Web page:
The banks are Diamond Trust which handled Kshs 162 million, and was fined Kshs 56 million, Co-operative Bank which handled 263 million (and was fined 20 million), KCB which handled Kshs 639 million (fined 149.5 million), Equity moves Kshs 886 million (89.5 million fine) and Standard Chartered which handled Kshs 1.63 billion from the NYS, and which was fined Kshs 77.5 million.

The CBK statement read that the bank fines followed investigations into failures at the banks including; not reporting large cash transactions, not doing due diligence on customers, lack of support documents for large transactions and lapses in reporting suspicious financial transactions to the Financial Reporting Centre (FRC).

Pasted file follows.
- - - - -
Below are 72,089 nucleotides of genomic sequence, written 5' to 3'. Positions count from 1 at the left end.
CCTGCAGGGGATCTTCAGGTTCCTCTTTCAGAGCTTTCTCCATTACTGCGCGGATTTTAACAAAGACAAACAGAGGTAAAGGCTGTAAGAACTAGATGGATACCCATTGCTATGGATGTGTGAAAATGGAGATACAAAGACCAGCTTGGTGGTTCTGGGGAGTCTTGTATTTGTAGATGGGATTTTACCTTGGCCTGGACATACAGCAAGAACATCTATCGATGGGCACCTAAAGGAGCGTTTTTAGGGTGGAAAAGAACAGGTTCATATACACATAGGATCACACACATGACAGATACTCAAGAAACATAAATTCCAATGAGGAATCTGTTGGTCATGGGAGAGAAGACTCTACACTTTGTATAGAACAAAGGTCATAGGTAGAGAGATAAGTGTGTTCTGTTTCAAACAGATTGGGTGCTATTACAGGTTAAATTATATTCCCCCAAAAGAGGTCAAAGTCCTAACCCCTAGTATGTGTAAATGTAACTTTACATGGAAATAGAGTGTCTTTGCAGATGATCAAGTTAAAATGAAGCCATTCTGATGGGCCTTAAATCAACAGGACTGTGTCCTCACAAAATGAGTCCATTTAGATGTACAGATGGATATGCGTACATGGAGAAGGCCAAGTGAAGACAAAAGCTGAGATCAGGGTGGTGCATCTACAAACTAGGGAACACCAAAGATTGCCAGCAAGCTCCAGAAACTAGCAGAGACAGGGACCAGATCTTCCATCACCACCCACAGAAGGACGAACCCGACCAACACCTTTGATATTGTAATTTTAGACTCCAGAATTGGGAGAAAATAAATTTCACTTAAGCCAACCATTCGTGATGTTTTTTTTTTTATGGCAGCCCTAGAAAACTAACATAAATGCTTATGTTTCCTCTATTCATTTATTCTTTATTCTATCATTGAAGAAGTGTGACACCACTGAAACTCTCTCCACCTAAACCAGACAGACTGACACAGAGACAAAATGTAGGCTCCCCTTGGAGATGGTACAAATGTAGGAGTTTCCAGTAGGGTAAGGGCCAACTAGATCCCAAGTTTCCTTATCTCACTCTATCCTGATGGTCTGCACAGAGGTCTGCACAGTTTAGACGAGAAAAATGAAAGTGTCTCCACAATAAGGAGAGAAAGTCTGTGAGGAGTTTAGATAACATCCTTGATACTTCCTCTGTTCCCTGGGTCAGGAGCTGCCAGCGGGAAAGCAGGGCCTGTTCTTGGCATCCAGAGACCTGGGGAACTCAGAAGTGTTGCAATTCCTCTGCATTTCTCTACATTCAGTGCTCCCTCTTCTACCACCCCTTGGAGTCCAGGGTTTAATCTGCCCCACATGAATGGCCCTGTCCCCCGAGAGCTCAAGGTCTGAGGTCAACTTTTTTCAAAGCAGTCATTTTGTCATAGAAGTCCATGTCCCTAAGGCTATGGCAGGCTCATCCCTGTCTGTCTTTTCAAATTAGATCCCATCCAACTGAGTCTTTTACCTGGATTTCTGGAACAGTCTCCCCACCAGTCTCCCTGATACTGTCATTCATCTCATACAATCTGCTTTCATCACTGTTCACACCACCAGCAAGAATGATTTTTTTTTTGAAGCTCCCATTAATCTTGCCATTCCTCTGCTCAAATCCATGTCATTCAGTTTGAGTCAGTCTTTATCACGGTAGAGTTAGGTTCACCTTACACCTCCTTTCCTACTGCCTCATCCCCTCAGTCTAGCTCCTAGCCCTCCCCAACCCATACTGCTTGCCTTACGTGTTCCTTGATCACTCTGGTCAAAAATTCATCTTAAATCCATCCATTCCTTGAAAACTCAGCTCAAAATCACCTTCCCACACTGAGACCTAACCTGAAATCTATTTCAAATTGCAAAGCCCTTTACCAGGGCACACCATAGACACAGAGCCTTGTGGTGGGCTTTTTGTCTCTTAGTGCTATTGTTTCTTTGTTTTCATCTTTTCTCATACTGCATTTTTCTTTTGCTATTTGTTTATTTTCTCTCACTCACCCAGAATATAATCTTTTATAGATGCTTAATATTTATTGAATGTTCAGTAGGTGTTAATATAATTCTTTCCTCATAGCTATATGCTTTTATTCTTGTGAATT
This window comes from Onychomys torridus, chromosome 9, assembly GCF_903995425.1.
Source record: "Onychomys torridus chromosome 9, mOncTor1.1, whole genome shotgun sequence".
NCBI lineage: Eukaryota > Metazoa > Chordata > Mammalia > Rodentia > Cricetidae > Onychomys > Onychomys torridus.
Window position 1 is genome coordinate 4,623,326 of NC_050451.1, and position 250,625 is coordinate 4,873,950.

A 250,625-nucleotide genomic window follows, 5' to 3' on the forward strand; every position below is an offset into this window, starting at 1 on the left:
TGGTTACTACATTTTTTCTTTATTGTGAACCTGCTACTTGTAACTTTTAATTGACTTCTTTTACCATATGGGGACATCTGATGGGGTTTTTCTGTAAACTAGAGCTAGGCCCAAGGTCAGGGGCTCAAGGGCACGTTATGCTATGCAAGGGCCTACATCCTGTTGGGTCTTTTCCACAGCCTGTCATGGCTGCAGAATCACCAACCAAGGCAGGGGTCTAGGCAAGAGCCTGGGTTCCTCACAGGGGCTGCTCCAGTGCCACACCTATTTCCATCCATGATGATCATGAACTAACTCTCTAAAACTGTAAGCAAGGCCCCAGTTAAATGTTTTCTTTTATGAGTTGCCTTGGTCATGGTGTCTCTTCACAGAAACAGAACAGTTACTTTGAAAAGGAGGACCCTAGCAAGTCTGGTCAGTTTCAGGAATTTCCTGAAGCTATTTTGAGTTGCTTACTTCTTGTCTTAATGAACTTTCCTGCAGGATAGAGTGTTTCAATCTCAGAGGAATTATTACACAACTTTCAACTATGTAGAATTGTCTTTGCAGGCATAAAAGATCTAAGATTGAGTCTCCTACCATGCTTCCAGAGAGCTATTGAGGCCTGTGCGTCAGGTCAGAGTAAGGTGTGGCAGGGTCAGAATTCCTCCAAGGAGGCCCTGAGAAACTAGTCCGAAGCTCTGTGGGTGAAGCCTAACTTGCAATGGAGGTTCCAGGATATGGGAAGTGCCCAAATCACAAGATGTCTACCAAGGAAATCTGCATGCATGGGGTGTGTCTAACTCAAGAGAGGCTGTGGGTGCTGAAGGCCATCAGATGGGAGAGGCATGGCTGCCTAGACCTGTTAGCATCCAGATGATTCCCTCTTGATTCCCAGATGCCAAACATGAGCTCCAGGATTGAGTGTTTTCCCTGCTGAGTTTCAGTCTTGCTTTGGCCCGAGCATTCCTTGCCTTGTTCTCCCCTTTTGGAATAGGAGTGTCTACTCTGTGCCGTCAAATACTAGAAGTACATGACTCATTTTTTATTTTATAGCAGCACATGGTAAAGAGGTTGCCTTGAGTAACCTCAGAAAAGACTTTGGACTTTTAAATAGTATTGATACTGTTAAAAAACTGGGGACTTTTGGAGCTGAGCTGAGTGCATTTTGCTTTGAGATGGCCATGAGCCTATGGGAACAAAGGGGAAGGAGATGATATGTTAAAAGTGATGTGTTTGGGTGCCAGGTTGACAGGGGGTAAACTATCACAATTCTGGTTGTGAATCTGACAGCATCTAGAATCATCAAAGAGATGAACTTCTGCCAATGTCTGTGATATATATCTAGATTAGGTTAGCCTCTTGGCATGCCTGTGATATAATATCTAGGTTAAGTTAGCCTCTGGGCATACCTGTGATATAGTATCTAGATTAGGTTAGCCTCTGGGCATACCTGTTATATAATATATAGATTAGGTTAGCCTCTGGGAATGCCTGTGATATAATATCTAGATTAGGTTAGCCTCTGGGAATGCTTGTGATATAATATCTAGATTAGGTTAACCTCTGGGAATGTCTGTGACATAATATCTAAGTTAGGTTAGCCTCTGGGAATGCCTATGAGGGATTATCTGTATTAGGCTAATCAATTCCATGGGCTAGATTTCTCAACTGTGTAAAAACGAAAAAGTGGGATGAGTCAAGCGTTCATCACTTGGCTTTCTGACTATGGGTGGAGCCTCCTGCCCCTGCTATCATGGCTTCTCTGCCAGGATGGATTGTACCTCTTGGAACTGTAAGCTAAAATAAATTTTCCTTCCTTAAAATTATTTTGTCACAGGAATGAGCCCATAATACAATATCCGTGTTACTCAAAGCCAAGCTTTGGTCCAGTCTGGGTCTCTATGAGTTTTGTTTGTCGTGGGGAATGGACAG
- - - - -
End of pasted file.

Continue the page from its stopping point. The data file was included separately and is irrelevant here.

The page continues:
Notably missing was Family Bank that featured heavily in a prominent series of transactions of funds that originated from procurements at the NYS. It has been previously sanctioned and branch and senior staff are being prosecuted.

All the banks which handled NYS funds had been named earlier and the CBK statement added that this was not the end, with an additional group of banks set to be identified and investigated.

Kenya Banks – Super Profits Back?

The simultaneous release on Thursday morning of half-year results of Kenya’s three largest banks portrays a picture of the banks resuming their super profits streak even as the government looks set to repeal interest rate caps later this year.

But the results are deceptive in that the banks have all shown flat growth in loans, despite the growth in customers deposits which have increasingly been channelled towards funding government debt, at the expense of the private sector.